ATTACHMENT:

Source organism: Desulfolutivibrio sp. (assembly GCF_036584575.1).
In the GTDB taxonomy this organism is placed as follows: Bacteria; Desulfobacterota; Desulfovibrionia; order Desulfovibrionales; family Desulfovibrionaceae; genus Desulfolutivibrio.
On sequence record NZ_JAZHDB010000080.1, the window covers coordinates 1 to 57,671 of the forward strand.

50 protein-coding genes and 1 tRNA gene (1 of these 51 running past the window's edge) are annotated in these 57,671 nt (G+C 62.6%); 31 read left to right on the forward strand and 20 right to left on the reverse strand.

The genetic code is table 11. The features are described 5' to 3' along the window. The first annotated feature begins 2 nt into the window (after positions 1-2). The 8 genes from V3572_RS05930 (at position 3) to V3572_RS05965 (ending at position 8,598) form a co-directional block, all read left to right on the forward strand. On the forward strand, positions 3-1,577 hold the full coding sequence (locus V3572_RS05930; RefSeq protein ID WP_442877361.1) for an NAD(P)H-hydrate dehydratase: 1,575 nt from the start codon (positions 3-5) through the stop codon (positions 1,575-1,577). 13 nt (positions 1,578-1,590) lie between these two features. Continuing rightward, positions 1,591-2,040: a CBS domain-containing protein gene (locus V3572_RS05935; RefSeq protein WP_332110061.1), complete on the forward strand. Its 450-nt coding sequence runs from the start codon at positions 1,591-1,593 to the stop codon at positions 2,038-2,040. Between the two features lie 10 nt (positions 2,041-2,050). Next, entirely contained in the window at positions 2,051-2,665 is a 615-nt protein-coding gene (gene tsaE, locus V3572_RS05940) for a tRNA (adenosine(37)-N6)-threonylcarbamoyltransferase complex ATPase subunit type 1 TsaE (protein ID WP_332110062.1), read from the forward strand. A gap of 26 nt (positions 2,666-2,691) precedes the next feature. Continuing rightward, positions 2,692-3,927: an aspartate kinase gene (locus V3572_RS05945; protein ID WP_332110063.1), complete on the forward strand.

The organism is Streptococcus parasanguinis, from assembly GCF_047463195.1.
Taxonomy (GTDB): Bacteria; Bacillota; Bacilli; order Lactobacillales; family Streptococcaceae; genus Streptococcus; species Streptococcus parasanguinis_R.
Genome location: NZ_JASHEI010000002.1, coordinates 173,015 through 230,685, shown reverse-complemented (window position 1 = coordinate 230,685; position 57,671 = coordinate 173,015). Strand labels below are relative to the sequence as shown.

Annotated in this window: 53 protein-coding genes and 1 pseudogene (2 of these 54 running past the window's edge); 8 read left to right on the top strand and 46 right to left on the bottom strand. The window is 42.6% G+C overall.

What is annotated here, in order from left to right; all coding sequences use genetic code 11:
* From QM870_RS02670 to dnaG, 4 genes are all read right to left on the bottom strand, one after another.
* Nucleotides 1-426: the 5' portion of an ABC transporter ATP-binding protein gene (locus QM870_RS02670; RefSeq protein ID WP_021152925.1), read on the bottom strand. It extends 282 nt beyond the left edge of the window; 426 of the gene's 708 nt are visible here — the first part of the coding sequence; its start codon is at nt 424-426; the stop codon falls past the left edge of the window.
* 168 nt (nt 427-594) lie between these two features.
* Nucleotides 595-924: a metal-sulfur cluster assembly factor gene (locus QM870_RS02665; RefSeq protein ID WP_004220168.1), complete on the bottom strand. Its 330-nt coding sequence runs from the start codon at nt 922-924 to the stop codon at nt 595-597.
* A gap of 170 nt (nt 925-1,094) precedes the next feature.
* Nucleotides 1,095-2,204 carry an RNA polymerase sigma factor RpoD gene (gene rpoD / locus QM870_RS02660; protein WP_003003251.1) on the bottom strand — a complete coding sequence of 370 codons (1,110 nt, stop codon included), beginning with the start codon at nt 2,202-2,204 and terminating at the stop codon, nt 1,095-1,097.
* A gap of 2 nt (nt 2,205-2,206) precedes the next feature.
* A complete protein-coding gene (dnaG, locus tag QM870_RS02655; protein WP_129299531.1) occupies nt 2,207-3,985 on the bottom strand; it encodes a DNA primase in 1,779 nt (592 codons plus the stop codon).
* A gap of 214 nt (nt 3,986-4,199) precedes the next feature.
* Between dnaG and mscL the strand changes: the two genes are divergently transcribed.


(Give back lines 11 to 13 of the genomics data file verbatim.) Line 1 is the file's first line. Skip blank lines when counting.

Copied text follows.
* From QM870_RS02670 to dnaG, 4 genes are all read right to left on the bottom strand, one after another.
* Nucleotides 1-426: the 5' portion of an ABC transporter ATP-binding protein gene (locus QM870_RS02670; RefSeq protein ID WP_021152925.1), read on the bottom strand. It extends 282 nt beyond the left edge of the window; 426 of the gene's 708 nt are visible here — the first part of the coding sequence; its start codon is at nt 424-426; the stop codon falls past the left edge of the window.
* 168 nt (nt 427-594) lie between these two features.